Histological findings in foetuses congenitally infected by cytomegalovirus

Liliana Gabrielli, Maria Paola Bonasoni, Tiziana Lazzarotto, Stefania Lega, Donatella Santini, Maria Pia Foschini, Brunella Guerra, Federica Baccolini, Giulia Piccirilli, Angela Chiereghin, Evangelia Petrisli, Giorgio Gardini, Marcello Lanari, Maria Paola Landini

Research output: Contribution to journalArticlepeer-review


Background: Congenital cytomegalovirus (CMV) infection is a major cause of central nervous system damage leading to sensorineural hearing loss, mental retardation and cerebral palsy. Objectives: Identify the type of organ involvement and understand the histopathogenesis of damage in foetuses of women with a CMV-highly positive amniotic fluid. Study design: 34 foetuses with congenital CMV infection documented by prenatal diagnosis were studied. Three foetuses died in utero. The remaining pregnancies were electively terminated at 20-21 weeks gestation. Results: Foetal organs positive for CMV antigens were: placenta (100%), pancreas (100%), lung (87%), kidney (87%), liver (71%), brain (55%) and heart (44%). Inflammatory infiltrate was almost always present in CMV-infected foetal organs and the severity of the inflammatory response was correlated with the organ damage. Brain damage with necrosis was observed in 33% (9/27) and a mild telencephalic leukoencephalopathy in 22% (6/27) of foetuses studied. Conclusions: Focal necrosis was observed very frequently in organs such as pancreases, livers, hearts and kidneys. However the damage in these organs is likely to be resolved by parenchymal regeneration. Brain damage, which seems to be the results of a combined effect of viral infection, inflammatory infiltration and hypoxia due to severe placentitis, is less likely to be resolved because of the low regeneration ability of this organ.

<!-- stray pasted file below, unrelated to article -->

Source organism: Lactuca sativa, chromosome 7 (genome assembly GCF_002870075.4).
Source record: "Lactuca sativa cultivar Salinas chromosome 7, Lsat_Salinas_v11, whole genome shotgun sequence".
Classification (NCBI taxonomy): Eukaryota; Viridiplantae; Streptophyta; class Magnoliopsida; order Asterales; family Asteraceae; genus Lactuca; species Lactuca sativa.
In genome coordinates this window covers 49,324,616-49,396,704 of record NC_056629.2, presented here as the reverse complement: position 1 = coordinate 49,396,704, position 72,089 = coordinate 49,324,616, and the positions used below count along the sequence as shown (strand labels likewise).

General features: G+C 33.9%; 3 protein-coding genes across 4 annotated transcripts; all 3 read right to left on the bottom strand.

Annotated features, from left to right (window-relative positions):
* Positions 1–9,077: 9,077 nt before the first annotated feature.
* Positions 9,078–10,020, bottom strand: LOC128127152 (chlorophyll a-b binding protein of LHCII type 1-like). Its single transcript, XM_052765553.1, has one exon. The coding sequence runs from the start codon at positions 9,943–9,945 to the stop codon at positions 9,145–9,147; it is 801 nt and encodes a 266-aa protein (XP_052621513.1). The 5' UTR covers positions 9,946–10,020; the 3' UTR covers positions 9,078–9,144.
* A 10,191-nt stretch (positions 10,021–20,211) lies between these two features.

Original languageEnglish
JournalJournal of Clinical Virology
Issue numberSUPPL. 4
Publication statusPublished - Dec 2009


  • Brain damage
  • Congenital infection
  • Cytomegalovirus
  • Foetuses
  • Inflammatory infiltration
  • Placenta

ASJC Scopus subject areas

  • Virology
  • Infectious Diseases


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